“It’s not like we haven’t been in this space before, it’s just unfortunate that this time it looks like it is going to last a bit longer than the others.”

Attracting investors

A recent Grant Thornton survey of the sector found 67 per cent of companies that raised funds in 2013 experienced moderate or significant challenges in doing so, while 46 per cent of the respondents anticipated a need to raise funds within the next 12 months.

The survey also found 51 per cent of the companies that planned to tap the market in the next 12 months expected to have to provide a significant discount to entice investors to open their wallets, while 56 per cent said they would have to go offshore to expand the potential pool of investors.

Business News IQ research found there were 106 discounted capital raisings undertaken by WA-based junior mining and exploration firms in 2013, raising a total of $704.2 million.

The discounts ranged from small, such as Peel Mining’s 2 per cent discount on the previous day’s share price when it announced a $5.1 million placement in May, to significant, including Tanami Gold’s 65 per cent discount on its $65.3 million entitlements offer launched in March.

Tanami launched another entitlements offer in November, this time raising $11.75 million at a 39.4 per cent discount to its previous share price.

Other significant discounts included Swan Gold Mining’s 93.2 per cent discount on its $17.5 million placement in February, and Paladin Energy’s 30 per cent discount on its $88 million placement in August.

Patersons Securities senior research analyst Simon Tonkin said the key to attracting investor interest was providing confidence to shareholders, through management having significant shareholdings themselves and companies pushing the majority of what funds they do hold into respective projects.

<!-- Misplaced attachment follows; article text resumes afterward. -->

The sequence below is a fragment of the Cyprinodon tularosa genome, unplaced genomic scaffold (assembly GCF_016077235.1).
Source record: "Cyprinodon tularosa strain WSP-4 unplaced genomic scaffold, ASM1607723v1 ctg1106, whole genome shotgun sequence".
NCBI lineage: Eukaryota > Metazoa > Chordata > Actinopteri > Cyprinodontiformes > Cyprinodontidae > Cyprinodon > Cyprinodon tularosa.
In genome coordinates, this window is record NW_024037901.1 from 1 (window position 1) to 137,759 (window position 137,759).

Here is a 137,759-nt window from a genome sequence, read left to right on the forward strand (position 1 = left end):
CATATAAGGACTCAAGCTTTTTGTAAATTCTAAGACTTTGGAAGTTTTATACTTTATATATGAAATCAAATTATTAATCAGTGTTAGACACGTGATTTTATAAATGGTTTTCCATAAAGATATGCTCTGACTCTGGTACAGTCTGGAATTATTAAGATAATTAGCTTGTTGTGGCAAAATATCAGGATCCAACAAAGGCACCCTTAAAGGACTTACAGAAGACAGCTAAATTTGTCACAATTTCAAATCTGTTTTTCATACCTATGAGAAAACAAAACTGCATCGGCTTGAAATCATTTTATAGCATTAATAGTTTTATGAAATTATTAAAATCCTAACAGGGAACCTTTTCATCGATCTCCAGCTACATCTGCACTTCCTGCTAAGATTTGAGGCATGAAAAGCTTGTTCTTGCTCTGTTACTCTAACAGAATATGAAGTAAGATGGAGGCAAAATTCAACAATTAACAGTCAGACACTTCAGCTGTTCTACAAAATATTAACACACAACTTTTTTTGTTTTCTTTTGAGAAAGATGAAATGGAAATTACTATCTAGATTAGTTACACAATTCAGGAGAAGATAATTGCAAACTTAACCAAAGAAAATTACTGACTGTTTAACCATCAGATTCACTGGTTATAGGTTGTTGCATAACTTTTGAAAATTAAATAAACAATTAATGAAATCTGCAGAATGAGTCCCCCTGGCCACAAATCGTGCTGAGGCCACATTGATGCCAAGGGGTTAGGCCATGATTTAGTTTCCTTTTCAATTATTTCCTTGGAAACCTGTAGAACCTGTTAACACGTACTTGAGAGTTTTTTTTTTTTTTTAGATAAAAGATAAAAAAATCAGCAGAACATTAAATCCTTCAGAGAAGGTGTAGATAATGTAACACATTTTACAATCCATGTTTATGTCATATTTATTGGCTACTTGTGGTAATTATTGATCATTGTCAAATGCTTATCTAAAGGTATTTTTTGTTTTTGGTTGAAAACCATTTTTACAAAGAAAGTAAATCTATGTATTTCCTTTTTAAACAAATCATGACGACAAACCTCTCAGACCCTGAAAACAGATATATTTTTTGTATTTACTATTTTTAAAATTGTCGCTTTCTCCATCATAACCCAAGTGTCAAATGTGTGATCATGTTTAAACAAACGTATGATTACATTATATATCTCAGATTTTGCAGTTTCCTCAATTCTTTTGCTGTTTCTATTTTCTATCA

Mr Tonkin said other important attractors to investors included having a clear timeframe for drilling and development, an up-to-date website with recent presentations, good fiscal controls, and solid engagement with brokers and analysts.

“You have to attract new investors by going out and doing the legwork,” Mr Tonkin said.

“You have to go and see the funds and meet investors and have a good relationship with the brokers as well.”

But perhaps the most important factor in attracting investor interest is having solid project fundamentals.

Red Mountain Mining managing director Jon Dugdale, whose company wowed the market with spectacular drilling results at its Batangas gold project in the Philippines in November, said a company needed to have positive news to impress investors.

“It needs to be the sort of news that stands out a bit in terms of grade or smaller scale higher margin project potential, which means you won’t have to raise a huge amount of money to get into production,” Mr Dugdale told Business News.

“The perception out there is that it’s difficult to raise money, so what we’ve been able to do, which is probably a good example of the sort of thing that can attract funding, is talk about high-grade results, talk about potential low production costs and potential low capital costs.

“That’s the sort of thing that’s leading to a lot of interest, and that’s the sort of project that will get finance, because you don’t have to raise a huge amount of debt, you don’t have to raise a huge amount of equity, and you don’t have to raise three or four times your market capitalisation to get something going.”

Mr Bennison agreed, saying there was still money around for good projects and good management teams with a solid track record.

“It is not a total lockdown by any stretch,” Mr Bennison said.

“Companies are just quietly going about their business, working out where they can save money and how they can do things smarter, to try and weather this current period.”